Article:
As a DIYer and engineer i’m frequently looking for projects that 1. Match up with my interests 2. Save me some money. This project definitely matches up with my interests, I’ve been an audio nut for years, built several sets of speakers and more recently a headphone amplifier (which sounds fantastic). Its no secret to audio junkies that many high end audio products come with high price tags…a lot of that is marketing budgets, fancy aesthetics etc. So I decided to use my DIY skills for a phono preamplifier upgrade.
A while back after reading some reviews I purchased my first phono preamplifier, an Audio Technica AT-PEQ3. I’ve been pretty happy with it and its sounded good for as long as i’ve had it. After upgrading everything else in my setup It had become what I perceive as the weak point in the system so i decided to pop it open (slide it out actually) and see what it looks like on the inside. If you remove all of the screws on the outside of the enclosure it will slide right out.
Immediately after opening this a few things caught my eye. One the Op amp used is an NE5532P dual op amp. A decent op amp used in quite a few commercial phono preamps and headphone amplifiers. You can check out the data sheet here. And Two there are several cheaper electrolytic caps on the signal side of this circuit. My first thoughts were to upgrade the operational amplifier and upgrade the capacitors, two cheap phono preamplifier upgrades that should yield noticeable improvement.
After a little research I found that all of the leg-work had already been done for me. The great folks over at Audiokarma.org forums had already upgraded this in the same manner at this thread .
The Chosen op amp for the upgrade is the LME49990 which has incredibly low distortion .00001% wow is that good. The datasheet for it is available here.
I decided after reading the great results from audio karma that I’d do the same and use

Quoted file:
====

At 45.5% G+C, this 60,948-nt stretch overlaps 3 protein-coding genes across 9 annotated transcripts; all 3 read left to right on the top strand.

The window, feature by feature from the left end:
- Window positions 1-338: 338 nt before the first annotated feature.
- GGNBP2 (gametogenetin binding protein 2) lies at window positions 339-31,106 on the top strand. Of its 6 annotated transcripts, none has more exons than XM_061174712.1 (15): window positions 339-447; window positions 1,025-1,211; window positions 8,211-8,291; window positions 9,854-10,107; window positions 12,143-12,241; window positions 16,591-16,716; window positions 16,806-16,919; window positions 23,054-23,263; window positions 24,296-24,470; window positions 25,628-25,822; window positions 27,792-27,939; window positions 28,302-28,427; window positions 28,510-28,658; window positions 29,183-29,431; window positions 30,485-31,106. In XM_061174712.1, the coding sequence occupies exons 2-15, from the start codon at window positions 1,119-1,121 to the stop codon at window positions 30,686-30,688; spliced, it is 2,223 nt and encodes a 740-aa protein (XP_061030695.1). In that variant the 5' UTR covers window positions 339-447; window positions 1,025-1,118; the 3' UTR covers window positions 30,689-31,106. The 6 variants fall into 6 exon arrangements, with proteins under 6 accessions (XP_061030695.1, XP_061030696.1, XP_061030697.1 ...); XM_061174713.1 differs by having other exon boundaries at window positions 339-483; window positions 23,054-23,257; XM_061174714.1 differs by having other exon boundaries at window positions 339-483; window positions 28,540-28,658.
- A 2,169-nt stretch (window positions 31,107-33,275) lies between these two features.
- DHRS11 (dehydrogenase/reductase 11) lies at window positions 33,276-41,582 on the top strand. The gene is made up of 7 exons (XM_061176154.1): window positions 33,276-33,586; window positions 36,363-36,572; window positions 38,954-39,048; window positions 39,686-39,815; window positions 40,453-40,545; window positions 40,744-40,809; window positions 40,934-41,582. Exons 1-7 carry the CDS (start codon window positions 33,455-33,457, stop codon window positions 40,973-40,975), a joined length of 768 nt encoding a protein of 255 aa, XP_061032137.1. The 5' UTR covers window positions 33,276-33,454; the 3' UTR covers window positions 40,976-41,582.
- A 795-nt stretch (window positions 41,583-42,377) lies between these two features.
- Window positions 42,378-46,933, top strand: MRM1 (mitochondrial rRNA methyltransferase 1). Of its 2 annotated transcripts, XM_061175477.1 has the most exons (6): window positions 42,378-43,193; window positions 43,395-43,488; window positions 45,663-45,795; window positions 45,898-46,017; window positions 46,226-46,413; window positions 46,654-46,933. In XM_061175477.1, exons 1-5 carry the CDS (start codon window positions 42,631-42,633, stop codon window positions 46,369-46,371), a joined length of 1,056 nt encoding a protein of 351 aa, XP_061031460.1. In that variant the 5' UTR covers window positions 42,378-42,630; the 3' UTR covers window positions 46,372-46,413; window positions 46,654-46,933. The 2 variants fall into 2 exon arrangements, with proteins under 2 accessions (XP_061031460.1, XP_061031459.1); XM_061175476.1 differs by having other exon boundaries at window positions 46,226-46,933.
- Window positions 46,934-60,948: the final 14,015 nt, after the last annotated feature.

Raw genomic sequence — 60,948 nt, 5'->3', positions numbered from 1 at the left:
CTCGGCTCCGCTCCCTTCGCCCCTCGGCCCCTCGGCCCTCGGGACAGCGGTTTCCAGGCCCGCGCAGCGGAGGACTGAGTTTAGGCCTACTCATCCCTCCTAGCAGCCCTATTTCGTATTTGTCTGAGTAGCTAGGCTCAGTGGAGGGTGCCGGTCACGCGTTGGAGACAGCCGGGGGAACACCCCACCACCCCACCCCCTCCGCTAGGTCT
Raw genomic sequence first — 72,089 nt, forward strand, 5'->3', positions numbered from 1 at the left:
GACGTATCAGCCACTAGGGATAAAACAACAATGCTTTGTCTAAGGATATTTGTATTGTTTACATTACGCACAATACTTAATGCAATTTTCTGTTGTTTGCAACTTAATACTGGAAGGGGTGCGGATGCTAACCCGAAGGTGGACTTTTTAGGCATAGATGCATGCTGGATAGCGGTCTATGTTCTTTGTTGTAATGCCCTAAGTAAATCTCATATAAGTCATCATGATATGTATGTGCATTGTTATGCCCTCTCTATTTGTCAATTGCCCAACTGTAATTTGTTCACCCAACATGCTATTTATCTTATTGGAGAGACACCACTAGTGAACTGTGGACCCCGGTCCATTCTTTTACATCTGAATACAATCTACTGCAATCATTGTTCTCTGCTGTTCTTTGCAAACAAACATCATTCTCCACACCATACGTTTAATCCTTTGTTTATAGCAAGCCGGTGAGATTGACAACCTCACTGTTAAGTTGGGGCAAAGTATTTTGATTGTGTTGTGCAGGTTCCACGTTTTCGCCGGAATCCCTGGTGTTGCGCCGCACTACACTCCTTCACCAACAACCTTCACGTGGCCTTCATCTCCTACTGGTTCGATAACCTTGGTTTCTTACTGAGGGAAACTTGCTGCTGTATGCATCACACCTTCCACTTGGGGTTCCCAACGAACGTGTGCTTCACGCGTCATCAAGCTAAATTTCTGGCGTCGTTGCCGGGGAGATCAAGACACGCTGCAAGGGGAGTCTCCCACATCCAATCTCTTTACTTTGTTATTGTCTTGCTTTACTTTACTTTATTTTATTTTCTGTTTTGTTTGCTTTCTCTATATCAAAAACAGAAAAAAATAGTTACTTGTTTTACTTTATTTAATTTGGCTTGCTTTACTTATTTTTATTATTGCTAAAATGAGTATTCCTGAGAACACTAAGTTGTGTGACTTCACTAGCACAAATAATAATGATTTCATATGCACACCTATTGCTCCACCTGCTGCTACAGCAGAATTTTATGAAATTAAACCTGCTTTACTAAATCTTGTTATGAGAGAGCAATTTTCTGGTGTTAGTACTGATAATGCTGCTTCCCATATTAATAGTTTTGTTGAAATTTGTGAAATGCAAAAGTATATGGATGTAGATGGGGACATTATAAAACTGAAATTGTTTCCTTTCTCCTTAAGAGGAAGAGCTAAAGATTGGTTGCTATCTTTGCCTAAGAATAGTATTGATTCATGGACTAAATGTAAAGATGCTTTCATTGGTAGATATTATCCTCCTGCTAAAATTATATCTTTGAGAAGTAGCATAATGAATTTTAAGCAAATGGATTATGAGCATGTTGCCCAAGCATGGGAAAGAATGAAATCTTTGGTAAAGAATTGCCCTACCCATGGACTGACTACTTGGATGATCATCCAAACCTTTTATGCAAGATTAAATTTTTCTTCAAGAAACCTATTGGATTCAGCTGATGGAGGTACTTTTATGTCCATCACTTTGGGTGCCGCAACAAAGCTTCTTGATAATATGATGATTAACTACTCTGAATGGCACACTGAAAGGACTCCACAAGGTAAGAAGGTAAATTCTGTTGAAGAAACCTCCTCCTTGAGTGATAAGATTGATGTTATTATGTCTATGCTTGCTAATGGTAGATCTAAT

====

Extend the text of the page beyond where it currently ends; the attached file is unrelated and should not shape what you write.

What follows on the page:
- Two LME49990 op amps
- Panasonic Film Capacitors
**Another good option for an upgrade is the OPA2134 which is already a dual op amp and comes in 8 pin dip configuration so its a direct replacement. This doesn’t have quite the same stats as the LME49990 but its pretty damn good. Many people build headphone amplifiers with the OPA2134 for good reason, after all it has .00008% THD+n which is pretty damn good
The first step is to remove the old capacitors. I have labeled which ones I will be replacing the following image.
Through-hole parts are usually pretty easy to remove. I suggest using solder-wick and a nice hot soldering iron. The wick should pull off all of the excess solder and the parts should come right out.
Here you can see the points you’ll need to solder wick off….Do double check them though in case i’ve messed up the alignment in my image. Also there may be other versions of this phono preamplifier.
Once all of the components have been removed we can start working on replacing them.
The Capacitors are going to take up more room than the others, particularly the 4.7uf caps which are substantially bigger. Also the spacing of the leads is much wider so you’ll have to bend them in before placing them on the board.
Use needle nose pliers to bend the leads like so.
With your new capacitors in place the board should look like this
Next we get to the Op-amp. The amp we are removing is an 8 pin dip configuration. Unfortunately the LME49990 only comes in an 8soic surface mount configuration. Because of this you will need two LME49990 chips and a dual soic to 8 pin dip adapter. I purchased my adapter on ebay and got 10 of them so i’ll probably list the rest in the DIYourfaceoff.com store for a buck or two if anyone is interested.
Update: I had a hard time finding individual dual 8soic to DIP-8 Adapters so I bought a bunch and listed them on Tindie here
for $2.99 each.
I accidentally didn’t notice that the LME49990 isn’t a dual op amp and installed a single 8soic to dip adapter with one chip…which doesn’t work, but I have parts on the way to correct this. Here’s what my phono preamplifier upgrade looks like (note make sure to get a dual 8soic to 8pin dip adapter and don’t get a single like i have pictured)
Once my dual 8soic to 8dip adapter comes in i’ll post my conclusions and listening thoughts on this upgrade.